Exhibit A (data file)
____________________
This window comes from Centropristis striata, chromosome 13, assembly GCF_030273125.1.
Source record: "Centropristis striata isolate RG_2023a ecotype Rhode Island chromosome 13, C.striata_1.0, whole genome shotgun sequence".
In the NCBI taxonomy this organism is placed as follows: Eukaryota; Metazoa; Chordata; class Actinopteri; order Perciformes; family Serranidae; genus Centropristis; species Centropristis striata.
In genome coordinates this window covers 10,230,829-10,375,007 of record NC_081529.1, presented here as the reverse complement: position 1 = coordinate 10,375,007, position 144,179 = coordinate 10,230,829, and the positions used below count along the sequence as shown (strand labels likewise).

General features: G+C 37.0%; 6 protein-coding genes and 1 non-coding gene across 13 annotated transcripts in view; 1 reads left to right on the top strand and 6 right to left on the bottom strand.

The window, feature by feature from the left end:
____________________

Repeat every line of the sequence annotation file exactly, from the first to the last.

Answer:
This window comes from Centropristis striata, chromosome 13, assembly GCF_030273125.1.
Source record: "Centropristis striata isolate RG_2023a ecotype Rhode Island chromosome 13, C.striata_1.0, whole genome shotgun sequence".
In the NCBI taxonomy this organism is placed as follows: Eukaryota; Metazoa; Chordata; class Actinopteri; order Perciformes; family Serranidae; genus Centropristis; species Centropristis striata.
In genome coordinates this window covers 10,230,829-10,375,007 of record NC_081529.1, presented here as the reverse complement: position 1 = coordinate 10,375,007, position 144,179 = coordinate 10,230,829, and the positions used below count along the sequence as shown (strand labels likewise).

General features: G+C 37.0%; 6 protein-coding genes and 1 non-coding gene across 13 annotated transcripts in view; 1 reads left to right on the top strand and 6 right to left on the bottom strand.

The window, feature by feature from the left end: